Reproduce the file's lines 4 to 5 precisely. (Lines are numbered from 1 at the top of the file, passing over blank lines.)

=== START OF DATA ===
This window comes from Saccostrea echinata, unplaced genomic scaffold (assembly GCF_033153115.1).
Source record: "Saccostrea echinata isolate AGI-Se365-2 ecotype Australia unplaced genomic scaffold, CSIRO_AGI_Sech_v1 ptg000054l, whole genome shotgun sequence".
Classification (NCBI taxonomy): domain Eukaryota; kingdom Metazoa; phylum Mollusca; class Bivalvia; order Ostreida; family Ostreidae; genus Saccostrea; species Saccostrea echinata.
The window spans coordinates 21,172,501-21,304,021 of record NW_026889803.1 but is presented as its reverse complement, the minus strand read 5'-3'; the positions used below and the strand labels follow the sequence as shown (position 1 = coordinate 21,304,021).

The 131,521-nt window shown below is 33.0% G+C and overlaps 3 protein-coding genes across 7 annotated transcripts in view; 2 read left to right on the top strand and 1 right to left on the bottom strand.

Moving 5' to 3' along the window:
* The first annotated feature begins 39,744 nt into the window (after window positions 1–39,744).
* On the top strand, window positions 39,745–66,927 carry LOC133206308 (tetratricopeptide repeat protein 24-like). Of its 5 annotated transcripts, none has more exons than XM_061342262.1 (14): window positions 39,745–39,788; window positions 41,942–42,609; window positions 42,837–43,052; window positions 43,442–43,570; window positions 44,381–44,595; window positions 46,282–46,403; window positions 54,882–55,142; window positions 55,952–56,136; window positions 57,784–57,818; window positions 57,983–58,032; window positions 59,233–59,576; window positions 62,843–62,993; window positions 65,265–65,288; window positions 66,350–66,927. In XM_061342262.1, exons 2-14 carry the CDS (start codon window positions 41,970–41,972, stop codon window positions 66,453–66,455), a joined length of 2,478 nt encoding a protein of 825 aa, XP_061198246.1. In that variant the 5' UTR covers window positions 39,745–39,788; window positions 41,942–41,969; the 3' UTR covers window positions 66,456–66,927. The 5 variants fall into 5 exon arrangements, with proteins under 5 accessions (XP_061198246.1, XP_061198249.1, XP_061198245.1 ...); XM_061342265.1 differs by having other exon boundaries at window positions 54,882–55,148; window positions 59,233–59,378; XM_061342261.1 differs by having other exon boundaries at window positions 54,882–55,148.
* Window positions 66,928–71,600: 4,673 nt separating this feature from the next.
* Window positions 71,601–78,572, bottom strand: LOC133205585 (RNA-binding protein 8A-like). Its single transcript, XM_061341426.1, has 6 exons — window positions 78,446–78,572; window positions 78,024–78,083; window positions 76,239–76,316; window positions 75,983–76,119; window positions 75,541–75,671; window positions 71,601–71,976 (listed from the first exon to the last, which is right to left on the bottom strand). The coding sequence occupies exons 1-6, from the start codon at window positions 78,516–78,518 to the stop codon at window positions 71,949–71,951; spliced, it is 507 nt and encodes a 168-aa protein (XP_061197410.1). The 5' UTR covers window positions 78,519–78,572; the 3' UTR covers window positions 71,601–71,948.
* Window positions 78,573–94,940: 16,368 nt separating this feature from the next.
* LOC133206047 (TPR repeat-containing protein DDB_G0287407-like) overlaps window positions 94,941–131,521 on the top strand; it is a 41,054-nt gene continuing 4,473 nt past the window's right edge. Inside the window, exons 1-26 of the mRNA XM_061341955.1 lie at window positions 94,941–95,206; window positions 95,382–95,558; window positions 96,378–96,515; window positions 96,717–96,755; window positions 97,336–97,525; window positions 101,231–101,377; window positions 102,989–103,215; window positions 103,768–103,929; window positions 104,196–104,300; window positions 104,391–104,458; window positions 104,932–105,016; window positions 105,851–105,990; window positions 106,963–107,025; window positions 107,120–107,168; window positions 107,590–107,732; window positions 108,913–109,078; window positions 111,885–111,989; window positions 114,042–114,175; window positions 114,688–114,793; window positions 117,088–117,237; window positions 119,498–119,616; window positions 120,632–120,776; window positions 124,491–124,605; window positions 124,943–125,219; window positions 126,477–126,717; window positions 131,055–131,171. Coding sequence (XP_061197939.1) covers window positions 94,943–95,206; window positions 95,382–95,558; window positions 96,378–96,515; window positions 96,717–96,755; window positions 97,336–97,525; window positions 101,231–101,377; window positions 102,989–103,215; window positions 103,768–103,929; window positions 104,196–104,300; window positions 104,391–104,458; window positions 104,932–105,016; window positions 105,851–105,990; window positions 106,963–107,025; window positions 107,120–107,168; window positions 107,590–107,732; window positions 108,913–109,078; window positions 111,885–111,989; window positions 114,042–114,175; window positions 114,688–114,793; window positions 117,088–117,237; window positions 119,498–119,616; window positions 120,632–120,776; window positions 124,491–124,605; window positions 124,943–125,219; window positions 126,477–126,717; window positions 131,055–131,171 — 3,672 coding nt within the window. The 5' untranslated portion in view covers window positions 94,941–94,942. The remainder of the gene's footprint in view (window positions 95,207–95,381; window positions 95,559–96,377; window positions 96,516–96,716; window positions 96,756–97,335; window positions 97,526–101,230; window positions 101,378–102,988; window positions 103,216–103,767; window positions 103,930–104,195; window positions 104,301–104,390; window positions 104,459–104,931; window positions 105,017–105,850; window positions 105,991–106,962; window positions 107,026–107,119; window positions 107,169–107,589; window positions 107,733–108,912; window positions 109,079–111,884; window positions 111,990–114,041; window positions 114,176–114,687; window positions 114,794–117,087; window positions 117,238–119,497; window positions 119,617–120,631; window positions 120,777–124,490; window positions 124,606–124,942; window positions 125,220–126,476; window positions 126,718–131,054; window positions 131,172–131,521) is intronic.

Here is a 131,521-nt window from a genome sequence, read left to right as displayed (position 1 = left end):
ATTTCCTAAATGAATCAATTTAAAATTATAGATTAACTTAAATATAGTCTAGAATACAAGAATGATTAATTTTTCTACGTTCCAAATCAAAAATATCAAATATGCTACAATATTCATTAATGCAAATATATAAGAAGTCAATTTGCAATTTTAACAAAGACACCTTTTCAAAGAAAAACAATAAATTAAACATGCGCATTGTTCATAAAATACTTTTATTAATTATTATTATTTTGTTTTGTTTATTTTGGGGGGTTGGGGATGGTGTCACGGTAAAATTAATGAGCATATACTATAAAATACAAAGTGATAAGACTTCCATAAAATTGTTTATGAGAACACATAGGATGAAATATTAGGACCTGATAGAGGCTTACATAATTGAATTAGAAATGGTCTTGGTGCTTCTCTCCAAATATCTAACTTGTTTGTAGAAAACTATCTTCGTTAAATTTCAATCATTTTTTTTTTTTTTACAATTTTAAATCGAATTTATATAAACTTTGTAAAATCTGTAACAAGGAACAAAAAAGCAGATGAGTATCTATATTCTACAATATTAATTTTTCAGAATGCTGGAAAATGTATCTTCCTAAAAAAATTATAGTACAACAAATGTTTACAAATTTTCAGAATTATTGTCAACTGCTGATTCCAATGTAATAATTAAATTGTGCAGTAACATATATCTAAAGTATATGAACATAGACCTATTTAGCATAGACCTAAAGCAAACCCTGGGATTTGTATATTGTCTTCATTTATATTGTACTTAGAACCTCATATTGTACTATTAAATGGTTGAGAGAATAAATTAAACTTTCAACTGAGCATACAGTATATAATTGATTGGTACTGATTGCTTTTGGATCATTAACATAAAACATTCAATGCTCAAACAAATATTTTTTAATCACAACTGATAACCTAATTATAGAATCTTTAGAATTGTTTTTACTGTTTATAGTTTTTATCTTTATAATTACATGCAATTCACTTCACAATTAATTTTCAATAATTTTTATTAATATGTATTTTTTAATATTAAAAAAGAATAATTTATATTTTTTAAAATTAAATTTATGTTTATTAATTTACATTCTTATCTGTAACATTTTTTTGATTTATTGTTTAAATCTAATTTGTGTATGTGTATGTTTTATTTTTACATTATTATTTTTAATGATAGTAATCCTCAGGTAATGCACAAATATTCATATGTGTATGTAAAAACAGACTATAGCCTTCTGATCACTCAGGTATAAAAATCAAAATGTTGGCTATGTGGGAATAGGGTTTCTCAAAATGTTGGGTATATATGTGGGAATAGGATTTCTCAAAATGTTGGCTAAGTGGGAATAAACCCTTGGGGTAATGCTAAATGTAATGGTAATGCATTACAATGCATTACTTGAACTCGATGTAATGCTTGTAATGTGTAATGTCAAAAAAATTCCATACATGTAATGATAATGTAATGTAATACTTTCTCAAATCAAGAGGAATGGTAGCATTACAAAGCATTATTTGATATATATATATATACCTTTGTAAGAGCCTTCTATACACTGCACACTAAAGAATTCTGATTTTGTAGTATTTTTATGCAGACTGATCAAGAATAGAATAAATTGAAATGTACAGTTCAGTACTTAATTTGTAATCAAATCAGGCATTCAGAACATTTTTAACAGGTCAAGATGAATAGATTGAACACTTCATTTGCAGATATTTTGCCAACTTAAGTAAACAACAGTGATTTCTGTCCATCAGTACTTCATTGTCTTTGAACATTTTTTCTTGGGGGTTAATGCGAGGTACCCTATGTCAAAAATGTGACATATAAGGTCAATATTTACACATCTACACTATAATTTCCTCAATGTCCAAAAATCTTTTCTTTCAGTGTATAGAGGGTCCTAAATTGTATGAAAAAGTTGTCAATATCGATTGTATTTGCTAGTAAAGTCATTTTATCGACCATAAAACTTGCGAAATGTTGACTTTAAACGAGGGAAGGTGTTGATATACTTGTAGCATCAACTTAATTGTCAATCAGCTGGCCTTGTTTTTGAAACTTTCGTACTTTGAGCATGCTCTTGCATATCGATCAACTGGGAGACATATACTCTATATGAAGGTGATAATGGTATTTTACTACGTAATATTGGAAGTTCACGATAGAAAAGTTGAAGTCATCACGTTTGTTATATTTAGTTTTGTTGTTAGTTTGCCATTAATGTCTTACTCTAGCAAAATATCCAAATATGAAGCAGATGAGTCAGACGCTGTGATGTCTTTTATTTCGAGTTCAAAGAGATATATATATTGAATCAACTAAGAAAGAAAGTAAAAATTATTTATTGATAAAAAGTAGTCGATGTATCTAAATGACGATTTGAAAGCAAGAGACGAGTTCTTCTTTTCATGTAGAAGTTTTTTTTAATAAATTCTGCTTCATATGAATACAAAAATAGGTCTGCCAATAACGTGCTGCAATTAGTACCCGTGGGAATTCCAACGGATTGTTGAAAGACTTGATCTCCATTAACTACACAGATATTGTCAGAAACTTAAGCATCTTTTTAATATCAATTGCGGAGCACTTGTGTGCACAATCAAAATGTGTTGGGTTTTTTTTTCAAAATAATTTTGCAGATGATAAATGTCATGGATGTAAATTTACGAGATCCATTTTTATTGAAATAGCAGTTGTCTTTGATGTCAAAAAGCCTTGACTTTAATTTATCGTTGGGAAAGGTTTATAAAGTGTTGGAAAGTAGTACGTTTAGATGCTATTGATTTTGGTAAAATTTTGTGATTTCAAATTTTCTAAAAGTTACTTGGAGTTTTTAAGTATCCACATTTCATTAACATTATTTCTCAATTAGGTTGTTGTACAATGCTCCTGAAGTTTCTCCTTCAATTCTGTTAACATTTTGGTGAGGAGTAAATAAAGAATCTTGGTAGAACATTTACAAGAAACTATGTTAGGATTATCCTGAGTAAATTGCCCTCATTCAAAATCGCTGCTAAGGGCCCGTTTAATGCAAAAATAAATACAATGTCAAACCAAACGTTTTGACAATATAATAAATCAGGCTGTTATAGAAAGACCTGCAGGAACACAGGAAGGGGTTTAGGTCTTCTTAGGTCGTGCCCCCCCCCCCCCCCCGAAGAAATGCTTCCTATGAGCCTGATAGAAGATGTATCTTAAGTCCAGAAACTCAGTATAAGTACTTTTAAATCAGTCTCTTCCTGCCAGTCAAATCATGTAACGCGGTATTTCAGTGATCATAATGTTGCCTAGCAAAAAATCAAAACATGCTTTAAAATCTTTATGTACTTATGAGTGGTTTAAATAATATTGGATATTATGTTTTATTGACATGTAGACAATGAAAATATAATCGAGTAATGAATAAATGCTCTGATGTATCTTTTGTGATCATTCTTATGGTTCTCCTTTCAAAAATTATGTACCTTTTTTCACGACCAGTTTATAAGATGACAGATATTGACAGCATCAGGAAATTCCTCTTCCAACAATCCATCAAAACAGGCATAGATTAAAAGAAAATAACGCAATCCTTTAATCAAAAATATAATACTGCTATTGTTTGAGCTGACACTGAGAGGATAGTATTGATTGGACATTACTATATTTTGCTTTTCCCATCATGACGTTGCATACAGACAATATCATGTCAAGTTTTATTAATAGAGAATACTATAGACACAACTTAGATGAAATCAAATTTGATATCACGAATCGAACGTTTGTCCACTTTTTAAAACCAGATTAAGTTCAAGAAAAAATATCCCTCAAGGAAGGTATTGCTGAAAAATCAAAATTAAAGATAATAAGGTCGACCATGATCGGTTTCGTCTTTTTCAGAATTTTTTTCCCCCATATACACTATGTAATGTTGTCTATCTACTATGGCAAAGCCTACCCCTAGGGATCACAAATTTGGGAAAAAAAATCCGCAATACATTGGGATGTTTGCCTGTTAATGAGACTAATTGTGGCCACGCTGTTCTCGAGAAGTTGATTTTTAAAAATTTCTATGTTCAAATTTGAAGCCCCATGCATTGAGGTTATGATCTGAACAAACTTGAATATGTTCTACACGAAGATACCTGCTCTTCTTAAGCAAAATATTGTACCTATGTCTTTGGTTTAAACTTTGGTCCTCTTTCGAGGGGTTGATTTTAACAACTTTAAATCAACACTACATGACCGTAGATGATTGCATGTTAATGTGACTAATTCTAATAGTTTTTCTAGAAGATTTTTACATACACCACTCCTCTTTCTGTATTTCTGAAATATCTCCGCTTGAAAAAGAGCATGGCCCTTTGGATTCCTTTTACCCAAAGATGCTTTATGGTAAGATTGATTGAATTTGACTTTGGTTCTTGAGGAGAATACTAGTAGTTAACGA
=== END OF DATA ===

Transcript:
The window spans coordinates 21,172,501-21,304,021 of record NW_026889803.1 but is presented as its reverse complement, the minus strand read 5'-3'; the positions used below and the strand labels follow the sequence as shown (position 1 = coordinate 21,304,021).

The 131,521-nt window shown below is 33.0% G+C and overlaps 3 protein-coding genes across 7 annotated transcripts in view; 2 read left to right on the top strand and 1 right to left on the bottom strand.